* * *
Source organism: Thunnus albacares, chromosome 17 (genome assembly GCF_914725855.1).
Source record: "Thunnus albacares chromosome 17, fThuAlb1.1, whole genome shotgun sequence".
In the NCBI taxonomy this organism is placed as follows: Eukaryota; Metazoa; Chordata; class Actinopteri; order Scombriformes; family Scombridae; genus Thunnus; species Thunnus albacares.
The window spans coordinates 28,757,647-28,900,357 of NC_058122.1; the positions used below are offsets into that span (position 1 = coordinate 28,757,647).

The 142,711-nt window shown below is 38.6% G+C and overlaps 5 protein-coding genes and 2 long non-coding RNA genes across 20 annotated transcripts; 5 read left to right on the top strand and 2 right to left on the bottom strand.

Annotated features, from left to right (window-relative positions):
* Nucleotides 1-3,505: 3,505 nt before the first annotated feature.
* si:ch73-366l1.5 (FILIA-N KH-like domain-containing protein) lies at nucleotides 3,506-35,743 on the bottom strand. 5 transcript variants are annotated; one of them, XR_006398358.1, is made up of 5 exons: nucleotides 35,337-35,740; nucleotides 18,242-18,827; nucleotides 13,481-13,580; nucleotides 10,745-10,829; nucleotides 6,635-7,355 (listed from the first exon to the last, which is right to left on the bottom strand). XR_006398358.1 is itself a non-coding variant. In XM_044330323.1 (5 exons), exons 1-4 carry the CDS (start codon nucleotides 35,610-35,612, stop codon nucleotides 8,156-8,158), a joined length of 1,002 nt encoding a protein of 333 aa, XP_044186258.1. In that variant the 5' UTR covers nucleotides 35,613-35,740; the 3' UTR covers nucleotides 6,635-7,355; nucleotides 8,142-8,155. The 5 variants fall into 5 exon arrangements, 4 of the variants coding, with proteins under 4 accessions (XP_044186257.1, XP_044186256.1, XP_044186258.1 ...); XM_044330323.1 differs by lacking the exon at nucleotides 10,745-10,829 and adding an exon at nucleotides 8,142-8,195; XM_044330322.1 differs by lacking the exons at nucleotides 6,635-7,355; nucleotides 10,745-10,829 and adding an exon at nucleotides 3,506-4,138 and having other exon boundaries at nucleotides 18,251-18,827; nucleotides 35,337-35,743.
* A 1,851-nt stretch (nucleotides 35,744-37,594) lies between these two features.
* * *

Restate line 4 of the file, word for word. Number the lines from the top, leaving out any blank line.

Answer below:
The window spans coordinates 28,757,647-28,900,357 of NC_058122.1; the positions used below are offsets into that span (position 1 = coordinate 28,757,647).